New Mexico Road Trip: 8 days, 1,600 miles on the road and 90 miles on foot I recently had a glorious opportunity to spend 8 days in New Mexico and a few in West Texas. Though I feel like I've traveled all across the Southwest, there was a glaring lack of trips through the heart of it. Oh I remember a long time ago I did a classic backpacking trip through Philmont Scout Ranch near Cimarron. Other than that, New Mexico remains as a big blank spot on my map of travels. This year I would change that! If you've followed my website over the years, you would know I have a fairly high propensity to spend time in El Paso and West Texas in general. This is mainly due to the presence of many family members. However, there's plenty of reason to travel there, even if I knew nobody there. Mostly I've spent time in the Guadalupe Mountains and the Big Bend Region. But, there was not enough water in the river to do another float trip and I was wanting to explore something new anyways.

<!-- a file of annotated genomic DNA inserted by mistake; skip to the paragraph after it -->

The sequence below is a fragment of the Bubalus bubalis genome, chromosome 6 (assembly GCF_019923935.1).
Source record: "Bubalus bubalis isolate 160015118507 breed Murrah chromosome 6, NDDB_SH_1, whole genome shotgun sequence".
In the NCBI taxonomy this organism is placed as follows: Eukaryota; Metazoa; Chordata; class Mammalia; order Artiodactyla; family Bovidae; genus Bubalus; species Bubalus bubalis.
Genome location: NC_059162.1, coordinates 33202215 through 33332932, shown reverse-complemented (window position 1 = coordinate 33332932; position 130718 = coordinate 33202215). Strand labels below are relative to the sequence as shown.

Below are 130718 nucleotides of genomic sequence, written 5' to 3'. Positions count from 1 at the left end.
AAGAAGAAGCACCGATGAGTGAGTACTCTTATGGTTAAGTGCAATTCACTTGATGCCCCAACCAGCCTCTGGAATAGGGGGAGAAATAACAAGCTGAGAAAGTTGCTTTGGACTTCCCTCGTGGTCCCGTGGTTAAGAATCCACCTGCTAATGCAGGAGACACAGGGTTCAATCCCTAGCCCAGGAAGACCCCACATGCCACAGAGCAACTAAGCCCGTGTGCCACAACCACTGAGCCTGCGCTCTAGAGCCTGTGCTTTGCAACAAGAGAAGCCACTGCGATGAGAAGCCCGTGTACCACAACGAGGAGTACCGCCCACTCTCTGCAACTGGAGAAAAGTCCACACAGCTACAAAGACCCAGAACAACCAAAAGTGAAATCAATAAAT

My travels began at an unlikely though fairly unique location known as Mt Cristo Rey or "Christ the King". Its actually south of El Paso in the town of Sunland Park, New Mexico. If it weren't for the Rio Grande itself, you wouldn't know that you've crossed a state line. Most of El Paso can see the curiously rounded profile but sharp summit of Mt Cristo Rey, graced with a large white statue of Jesus and the Cross. Some assume that its in Mexico or a border monument but most of the mountain is in the US. The border fence also seems to stop as the invisible line runs up and down the mountain. Even with all the politics and bickering about the border, the mountain itself seems to retain its sacred aura.   I'm not sure who actually owns or has jurisdiction over the mountain and trail but it does serve as a pilgrimage site for Roman Catholics of the Rio Grande Valley and hence, its free to park and hike. Once a year the hike is bustling with pilgrims and can be quite the sight to see. The Mount Cristo Rey Restoration Committee has all the information you need to participate in this event. Starting out at the parking area, you will immediately notice the numerous crosses and religious imagery as you climb the peak. Combined with the natural environment of the desert, the hike is gloriously unspoiled in spite of its location on the border. All the hallmark flora of the Chihuahua Desert can be seen in the 2.2 miles it takes to get to the summit. I'd recommend taking this hike slowly for that reason!     In general, the trail is moderately steep. The most elevation gain is in the beginning but it flattens out in some sections as it wraps its way to the top. I think the road must be made to be traveled by 4x4 vehicles as it doesn't have the steepness encountered in other nearby trails of the Franklin Mountains. About 1/2 way to the top, the border fence between New Mexico and Mexico becomes visible. (I learned recently that New Mexico was actually named before Mexico - isn't that interesting?) Its quite the scene- North of the fence, the suburbs of Sunland Park begin to thin out and I presume you're not allowed to go right up to the fence (we tried). On the Mexican side of the fence is the barrio of Anapra which is part of Ciudad Juárez. I'm told its a particularly poor and blighted part of the sprawling metropolis. We were close enough to see people going about their business with the fence looming over. Once it intersects the topography of Mt Cristo Rey, the fence just seems to abruptly stop. I thought about all the jackrabbits, snakes and coyotes that probably cross over the border, probably none the wiser. We, on the other hand, were routinely buzzed by the helicopters of customs- Border Fence   As we approached the true summit, we were far closer to Juárez than we were anything in New Mexico or Texas. Views abounded and at the summit itself, we had a 50 mile panorama. The 29 foot statue of Jesus was completed after the site became a pilgrimage destination. It was completed by scuptor Urbici Soler who funded a large part of the construction itself. The cross has been continuously standing and maintained by volunteers since October 29, 1939. Memorial plaques dedicated to former residents of the Rio Grande valley are at the base as well as the crown for the 12 disciples. We saw less than a dozen other hikers on the day we did it. In spite of its proximity to the border, the place is tranquil and quiet.   Overall, the hike can be completed in about 1/2 a day. There are no services at the trailhead and no water sources throughout the hike so bring your own supplies and gear. Pathfinding is easy however and a map is probably not necessary. People have suggested that it would be beneficial to notify the Sunland Park Police Department prior to hiking as incidents of vandalism have occurred in prior years but I think that's been quite rare lately. No special permits are needed and it is not necessary to have a passport to complete this hike. Anyone who does it will be rewarded with unique views of West Texas, New Mexico and Mexico and many will appreciate the spiritual side of the hike as well. From here, I headed North to Las Cruces to check out to Organ Mountains!